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Breaking Analysis: Unpacking Cisco’s Prospects Q4 2019 and Beyond


>> From the SiliconANGLE Media office in Boston, Massachusetts, it's theCUBE (dramatic music) Now here's your host, Dave Vellante

>> Hello everyone, and welcome to this week's episode of theCUBE Insights powered by ETR This week, Cisco CEO Chuck Robbins has invited a number of analysts and press to San Francisco for an event to talk about the future of Cisco and no doubt the role of the company in the next decade, and I will be there So in this breaking analysis, I thought that I'd focus on Cisco and its prospects in this era of next generation cloud Of course, last week we attended AWS re:Invent, and you can catch all of our coverage on theCUBEnet, but the key takeaways are that we're entering a new era of cloud that is heavily emphasizing getting more value out of data with machine intelligence and things like Sagemaker

Now AWS was heavily focused on this notion of transformation, putting forth a strong case that enterprises have to transform not just incrementally it was a clear message that CEOs really have to lead, and AWS is striking directly at the heart of what AWS head Andy Jassy calls "the old guard," namely IBM, Dell, Oracle, HPE, and many others, including of course Cisco, saying that you can't just transform incrementally, CEOs, you have to transform whole house So today, I want to look at six areas, and I'm showing them here on this slide, but the first thing I want to do is just review the overall spending climate, and then what I want to do is discuss Cisco in the context of industry leadership, playing on Jassy's themes, and then, you know, we'll look at the spending momentum in the latest ETR survey for those leaders Next thing I want to do is I want to talk about the cloud, and it's impacting everyone, and I want to take a look specifically at how it's impacting Cisco and how Cisco is faring in the face of competition from the public cloud, which we've talked about a lot, across a number of vendors We're then going to look at Cisco's business overall from a spending perspective, and then I'll wrap with some comments on what I see as opportunities for Cisco, like edge, I want to talk specifically about multicloud and of course cloud in general So let's start drilling into the spending climate overall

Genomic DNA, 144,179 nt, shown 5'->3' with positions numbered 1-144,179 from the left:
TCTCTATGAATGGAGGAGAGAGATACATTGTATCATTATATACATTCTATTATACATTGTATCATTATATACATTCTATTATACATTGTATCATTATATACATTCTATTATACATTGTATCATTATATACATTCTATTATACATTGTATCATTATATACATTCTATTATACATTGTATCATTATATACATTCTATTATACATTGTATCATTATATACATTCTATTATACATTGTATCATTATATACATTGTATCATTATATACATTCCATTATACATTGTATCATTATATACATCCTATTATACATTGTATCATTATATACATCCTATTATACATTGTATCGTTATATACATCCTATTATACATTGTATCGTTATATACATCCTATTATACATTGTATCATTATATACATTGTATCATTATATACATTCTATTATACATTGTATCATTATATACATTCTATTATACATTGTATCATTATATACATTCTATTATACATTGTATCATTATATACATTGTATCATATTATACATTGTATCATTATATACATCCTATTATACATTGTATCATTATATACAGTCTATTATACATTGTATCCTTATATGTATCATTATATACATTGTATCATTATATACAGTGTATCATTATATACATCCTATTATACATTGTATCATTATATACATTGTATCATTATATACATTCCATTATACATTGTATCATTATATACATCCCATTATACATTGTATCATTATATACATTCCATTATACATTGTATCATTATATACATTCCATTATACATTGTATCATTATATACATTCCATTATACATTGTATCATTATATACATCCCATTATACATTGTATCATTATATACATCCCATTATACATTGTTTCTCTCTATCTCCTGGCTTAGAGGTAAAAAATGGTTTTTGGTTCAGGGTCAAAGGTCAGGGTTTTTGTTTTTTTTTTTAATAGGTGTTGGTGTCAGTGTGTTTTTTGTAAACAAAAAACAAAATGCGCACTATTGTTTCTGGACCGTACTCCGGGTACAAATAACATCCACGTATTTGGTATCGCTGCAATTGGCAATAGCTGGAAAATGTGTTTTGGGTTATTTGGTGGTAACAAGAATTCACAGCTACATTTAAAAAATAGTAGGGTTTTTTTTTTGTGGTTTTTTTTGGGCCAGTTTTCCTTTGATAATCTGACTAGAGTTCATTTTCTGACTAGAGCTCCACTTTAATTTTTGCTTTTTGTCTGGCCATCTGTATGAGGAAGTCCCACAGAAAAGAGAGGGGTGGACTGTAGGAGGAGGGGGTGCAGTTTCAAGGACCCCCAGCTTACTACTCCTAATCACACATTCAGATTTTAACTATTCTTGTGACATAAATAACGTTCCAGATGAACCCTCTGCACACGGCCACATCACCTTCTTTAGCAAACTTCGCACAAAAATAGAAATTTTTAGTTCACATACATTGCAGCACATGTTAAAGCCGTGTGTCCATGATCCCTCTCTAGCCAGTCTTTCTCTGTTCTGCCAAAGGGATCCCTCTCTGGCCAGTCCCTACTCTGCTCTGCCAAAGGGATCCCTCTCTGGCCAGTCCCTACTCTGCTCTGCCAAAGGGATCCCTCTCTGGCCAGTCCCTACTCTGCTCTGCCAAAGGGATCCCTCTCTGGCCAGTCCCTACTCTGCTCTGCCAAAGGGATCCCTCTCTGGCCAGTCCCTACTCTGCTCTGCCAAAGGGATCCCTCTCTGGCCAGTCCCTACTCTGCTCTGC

Now remember, the ETR data tells us that spending on balance is reverting to pre-2018 levels, but it's not falling off the cliff Buyers, remember, are narrowing their experimentation on new technologies, and they're placing more focused bets as part of their digital transformations We're also seeing more replacements of redundant systems that buyers were running in parallel as a hedge on their bets, and that is effecting overall spending, and it's somewhat compressing spending So with that as a backdrop, let's look at some of the latest data from ETR and focus on the leaders from the latest survey So what I'm showing here is data from ETR's October 2019 survey of 1,336 IT buyers who responded, and I've selected market share as the metric across all sectors, as you can see here in number eight

Now remember, market share is a measure of pervasiveness, and it's calculated by dividing the total vendor mentions divided by the sector total, so now 'member, the ETR methodology allows for multiple responses by a vendor, so you can see in the Y axis, there could be more than 100%, okay, 'cause of those multiple respondents Now note that Microsoft, Cisco, Oracle, AWS, and IBM have the highest shared Ns or mentions, and you can see the pervasiveness of Microsoft and its prominence, which is not surprising, but Cisco, Oracle, and IBM generally have held up from a, again, pervasiveness standpoint, pretty well as you can see the steady rise as well in AWS's market share So Cisco, really the bottom line there is Cisco's a clear leader in this industry, and it's maintaining its leadership position, and of course on that chart you can see the others who really didn't make the top five, but they're prominently, you know, mentioned with the shared ends, that's VMware, Salesforce, Adobe's up there, and of course Dell EMC is the, you know, $90-100 billion company Now let's take a look specifically at spending momentum You know, what we're showing here in this chart is the exact same cut, except we've changed the metric from market share to net score